When doing generalised linear algebra, we want to study transformations that preserve the canonical pairing from the last note (of signature ):
The group of linear transformations that preserve the inner product is the orthogonal group. What we’ll see is that the linear endomorphisms of preserving this bilinear form is the orthogonal group . The corresponding Lie algebra, which represents the algebra of infinitesimal transformations, is denoted by and, as we’ll see, . This is the Lie algebra of endomorphisms of which are skew adjoint with respect to the bilinear form.
Elements satisfy . Using the splitting of the direct sum we may write in matrix form
with , , , and . Note that these are all linear maps. So we find that the condition on R takes the form
For we have , which must hold for all . This implies , with the adjoint of (i.e., it is the pullback). Similarly, consider ; then . For the case , , it follows . It is from these conditions that satisfy (3) that we often read in the literature the Lie algebra consisting of matrices of the form
where, to be clear, is an arbitrary matrix generating . Now, for anyone who has studied some double field theory, all of this will start looking familiar. Moreover, note that B is a two-form such that generates what we call B-transformations. In the context of generalised geometry, are , with an element of . In the maths literature, and are noted as being skew such that
where the skewness implies alternativity.
Any endomorphisms of E that is skew adjoint with respect to the bilinear form can be viewed as a skew-symmetric bilinear form via . Under this identification we therefore have
Structure group generatorsLet’s now look at the three primary orthogonal transformations belonging to . (What follows is a generalisation of the study of O(d,d) transformations on the level of the string spectrum. See, for instance, [Hitc10] and [Rub18]). The structure group reduces to generated by the following elements:
- Diffeomorphisms: It is important that from (4), when we get for any the element
where . Although the connection may not be immediately obvious, we will see in a much later discussion in what way this transformation relates to diffeomorphisms on the target space. For now, observe that its action on takes the form
which yields a skew-symmetric action of on . Taking the exponential of (7) we get
In the most general case for any we have an action
- B-transformations: From (4) consider transformations parameterised by an anti-symmetric matrix with integer entries. The two-form corresponding to the orthogonal transformation
acts as an endomorphisms of the generalised vector space such that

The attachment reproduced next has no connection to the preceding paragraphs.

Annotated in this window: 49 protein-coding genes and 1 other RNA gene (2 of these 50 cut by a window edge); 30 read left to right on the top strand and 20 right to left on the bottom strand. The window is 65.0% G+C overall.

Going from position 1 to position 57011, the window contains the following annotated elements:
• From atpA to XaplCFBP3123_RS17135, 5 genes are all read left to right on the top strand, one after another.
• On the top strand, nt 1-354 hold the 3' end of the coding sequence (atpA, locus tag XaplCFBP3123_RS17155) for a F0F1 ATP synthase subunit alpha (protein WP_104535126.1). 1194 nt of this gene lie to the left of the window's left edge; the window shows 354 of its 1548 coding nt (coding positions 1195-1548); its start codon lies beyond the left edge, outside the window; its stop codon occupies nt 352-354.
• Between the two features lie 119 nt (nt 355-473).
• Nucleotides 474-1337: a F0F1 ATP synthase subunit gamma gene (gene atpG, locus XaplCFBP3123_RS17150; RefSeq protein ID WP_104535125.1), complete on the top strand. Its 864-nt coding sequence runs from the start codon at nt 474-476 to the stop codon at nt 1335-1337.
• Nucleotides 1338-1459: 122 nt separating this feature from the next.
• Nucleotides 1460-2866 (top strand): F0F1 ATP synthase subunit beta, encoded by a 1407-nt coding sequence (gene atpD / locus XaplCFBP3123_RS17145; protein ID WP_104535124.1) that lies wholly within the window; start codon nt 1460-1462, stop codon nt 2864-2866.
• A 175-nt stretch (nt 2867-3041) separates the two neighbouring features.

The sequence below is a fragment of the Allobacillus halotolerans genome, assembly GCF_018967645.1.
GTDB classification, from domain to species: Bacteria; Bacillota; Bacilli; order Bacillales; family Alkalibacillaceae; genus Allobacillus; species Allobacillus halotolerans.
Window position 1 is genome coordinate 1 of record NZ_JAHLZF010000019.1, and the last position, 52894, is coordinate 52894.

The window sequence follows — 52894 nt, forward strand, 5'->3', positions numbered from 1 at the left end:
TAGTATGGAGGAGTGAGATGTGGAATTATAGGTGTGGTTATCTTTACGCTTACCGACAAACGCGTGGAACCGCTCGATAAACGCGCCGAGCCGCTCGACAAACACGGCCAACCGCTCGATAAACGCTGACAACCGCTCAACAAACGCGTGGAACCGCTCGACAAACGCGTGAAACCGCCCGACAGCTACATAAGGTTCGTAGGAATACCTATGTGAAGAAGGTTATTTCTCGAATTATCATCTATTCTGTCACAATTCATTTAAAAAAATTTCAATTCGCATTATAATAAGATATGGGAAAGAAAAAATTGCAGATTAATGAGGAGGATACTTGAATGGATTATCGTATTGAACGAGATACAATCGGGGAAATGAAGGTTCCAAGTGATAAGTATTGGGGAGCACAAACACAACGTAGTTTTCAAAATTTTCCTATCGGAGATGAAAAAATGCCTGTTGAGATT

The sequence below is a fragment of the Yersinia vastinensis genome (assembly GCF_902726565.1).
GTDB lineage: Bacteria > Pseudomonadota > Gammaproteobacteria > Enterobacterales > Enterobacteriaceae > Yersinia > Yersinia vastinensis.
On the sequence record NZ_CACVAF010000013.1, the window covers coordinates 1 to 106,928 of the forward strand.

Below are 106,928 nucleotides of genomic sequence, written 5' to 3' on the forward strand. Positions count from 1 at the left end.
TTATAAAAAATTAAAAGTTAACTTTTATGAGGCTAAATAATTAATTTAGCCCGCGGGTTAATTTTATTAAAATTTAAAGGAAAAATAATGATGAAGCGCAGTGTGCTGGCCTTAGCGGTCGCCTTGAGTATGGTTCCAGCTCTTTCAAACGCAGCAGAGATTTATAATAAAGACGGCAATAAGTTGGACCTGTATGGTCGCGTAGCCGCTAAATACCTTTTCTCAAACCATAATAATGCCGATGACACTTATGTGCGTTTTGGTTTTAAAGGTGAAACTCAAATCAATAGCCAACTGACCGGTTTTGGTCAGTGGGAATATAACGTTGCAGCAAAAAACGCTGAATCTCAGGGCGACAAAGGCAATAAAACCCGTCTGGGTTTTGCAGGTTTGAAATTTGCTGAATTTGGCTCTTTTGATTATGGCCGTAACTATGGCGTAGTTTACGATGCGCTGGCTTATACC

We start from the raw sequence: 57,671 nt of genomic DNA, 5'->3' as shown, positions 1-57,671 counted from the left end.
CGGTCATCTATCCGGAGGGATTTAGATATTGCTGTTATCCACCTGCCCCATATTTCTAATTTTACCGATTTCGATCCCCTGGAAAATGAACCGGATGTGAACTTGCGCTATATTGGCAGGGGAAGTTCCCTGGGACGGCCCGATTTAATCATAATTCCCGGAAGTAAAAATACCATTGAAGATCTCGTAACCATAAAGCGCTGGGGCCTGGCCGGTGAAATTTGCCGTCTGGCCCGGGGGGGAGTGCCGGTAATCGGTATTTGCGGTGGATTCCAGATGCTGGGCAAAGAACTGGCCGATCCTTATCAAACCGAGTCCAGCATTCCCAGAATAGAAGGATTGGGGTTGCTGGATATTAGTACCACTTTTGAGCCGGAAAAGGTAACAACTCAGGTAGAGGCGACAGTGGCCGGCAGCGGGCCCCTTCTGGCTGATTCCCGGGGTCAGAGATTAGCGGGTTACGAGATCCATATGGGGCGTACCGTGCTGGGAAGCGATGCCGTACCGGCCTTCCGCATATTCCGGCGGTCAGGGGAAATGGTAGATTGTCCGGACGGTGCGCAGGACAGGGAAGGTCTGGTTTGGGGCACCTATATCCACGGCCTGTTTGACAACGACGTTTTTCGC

and so its exponential then acts
with the two-form having components . In the maths literature this B-transformation is also known as a shear transformation as it shifts but keeps V invariant. Similar to (7), the determinant of is +1.
Remark 1 (Acting on generalised metric) The requirement that is anti-symmetric comes from the most general relations, which we first find in an analysis of the spectrum of the closed string. As we’ll see, we can define what is called a generalised metric (precisely the same as that in double field theory), which is a generalisation of the Riemannian metric that unifies and the 2-form in such a way that it is manifestly invariant under . When acting on the generalised metric, for the B-transformation we find
In general, this correlates with a shift of the B-field not as a symmetry of the action but strictly as a duality transformation. In the case with a one-form on the worldsheet, these shifts are gauge transformations and they will be a topic of consideration in a later note.
- -transformations: Similar to B-transformations, from (4) for these are transformations parametrised by an anti-symmetric matrix of the form
The determinant of is also +1. It gives the following action on
with its exponential
where the action of the bi-vector field on forms is defined by way of contraction. So, for some one-form it follows with a local basis on the tangent space . This type of transformation shifts V and leaves invariant.
Using and the elements we can write
Patching and transition functions
Note that the non-trivial nature of the generalised tangent bundle discussed in Note #1 is encoded in transition functions between local patches .
Consider, moreover, the definition of a generalised vector also given in the same note. Given the generalised bundle , with and , we can write the generalised vector , in which denotes the sections on E, in component form
We discussed in the previous note linked above how this space comes equipped with an inner product and a metric. Let us now denote this metric as